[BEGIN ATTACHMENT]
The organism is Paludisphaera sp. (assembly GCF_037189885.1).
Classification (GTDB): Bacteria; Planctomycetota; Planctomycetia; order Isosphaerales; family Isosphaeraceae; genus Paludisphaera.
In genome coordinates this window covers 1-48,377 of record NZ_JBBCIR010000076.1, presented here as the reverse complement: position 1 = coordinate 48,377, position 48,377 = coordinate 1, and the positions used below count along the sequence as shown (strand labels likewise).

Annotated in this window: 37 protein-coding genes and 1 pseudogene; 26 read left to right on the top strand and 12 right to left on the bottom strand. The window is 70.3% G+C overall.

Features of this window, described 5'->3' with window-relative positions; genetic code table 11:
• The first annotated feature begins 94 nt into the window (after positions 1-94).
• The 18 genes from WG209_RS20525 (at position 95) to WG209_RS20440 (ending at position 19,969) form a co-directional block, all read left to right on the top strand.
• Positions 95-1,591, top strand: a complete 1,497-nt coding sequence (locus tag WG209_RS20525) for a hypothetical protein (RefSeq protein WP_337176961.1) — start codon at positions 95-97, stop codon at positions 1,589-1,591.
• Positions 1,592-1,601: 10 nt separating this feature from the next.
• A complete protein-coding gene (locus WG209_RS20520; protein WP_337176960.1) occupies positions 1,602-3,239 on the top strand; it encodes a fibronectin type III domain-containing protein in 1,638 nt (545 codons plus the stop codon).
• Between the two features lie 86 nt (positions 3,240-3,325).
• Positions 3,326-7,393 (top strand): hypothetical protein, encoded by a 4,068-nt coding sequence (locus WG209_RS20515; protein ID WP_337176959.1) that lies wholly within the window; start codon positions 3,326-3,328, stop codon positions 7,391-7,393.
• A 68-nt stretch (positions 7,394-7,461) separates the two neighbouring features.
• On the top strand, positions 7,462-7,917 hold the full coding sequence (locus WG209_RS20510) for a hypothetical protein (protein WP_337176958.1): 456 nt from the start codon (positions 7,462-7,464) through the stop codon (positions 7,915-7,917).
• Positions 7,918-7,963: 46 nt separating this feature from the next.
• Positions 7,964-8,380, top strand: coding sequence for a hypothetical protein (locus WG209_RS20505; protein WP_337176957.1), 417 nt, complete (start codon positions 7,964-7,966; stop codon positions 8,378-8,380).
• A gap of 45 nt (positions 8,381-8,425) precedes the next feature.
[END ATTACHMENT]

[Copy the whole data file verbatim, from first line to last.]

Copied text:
The organism is Paludisphaera sp. (assembly GCF_037189885.1).
Classification (GTDB): Bacteria; Planctomycetota; Planctomycetia; order Isosphaerales; family Isosphaeraceae; genus Paludisphaera.
In genome coordinates this window covers 1-48,377 of record NZ_JBBCIR010000076.1, presented here as the reverse complement: position 1 = coordinate 48,377, position 48,377 = coordinate 1, and the positions used below count along the sequence as shown (strand labels likewise).

Annotated in this window: 37 protein-coding genes and 1 pseudogene; 26 read left to right on the top strand and 12 right to left on the bottom strand. The window is 70.3% G+C overall.

Features of this window, described 5'->3' with window-relative positions; genetic code table 11:
• The first annotated feature begins 94 nt into the window (after positions 1-94).
• The 18 genes from WG209_RS20525 (at position 95) to WG209_RS20440 (ending at position 19,969) form a co-directional block, all read left to right on the top strand.
• Positions 95-1,591, top strand: a complete 1,497-nt coding sequence (locus tag WG209_RS20525) for a hypothetical protein (RefSeq protein WP_337176961.1) — start codon at positions 95-97, stop codon at positions 1,589-1,591.
• Positions 1,592-1,601: 10 nt separating this feature from the next.
• A complete protein-coding gene (locus WG209_RS20520; protein WP_337176960.1) occupies positions 1,602-3,239 on the top strand; it encodes a fibronectin type III domain-containing protein in 1,638 nt (545 codons plus the stop codon).
• Between the two features lie 86 nt (positions 3,240-3,325).
• Positions 3,326-7,393 (top strand): hypothetical protein, encoded by a 4,068-nt coding sequence (locus WG209_RS20515; protein ID WP_337176959.1) that lies wholly within the window; start codon positions 3,326-3,328, stop codon positions 7,391-7,393.
• A 68-nt stretch (positions 7,394-7,461) separates the two neighbouring features.
• On the top strand, positions 7,462-7,917 hold the full coding sequence (locus WG209_RS20510) for a hypothetical protein (protein WP_337176958.1): 456 nt from the start codon (positions 7,462-7,464) through the stop codon (positions 7,915-7,917).
• Positions 7,918-7,963: 46 nt separating this feature from the next.
• Positions 7,964-8,380, top strand: coding sequence for a hypothetical protein (locus WG209_RS20505; protein WP_337176957.1), 417 nt, complete (start codon positions 7,964-7,966; stop codon positions 8,378-8,380).
• A gap of 45 nt (positions 8,381-8,425) precedes the next feature.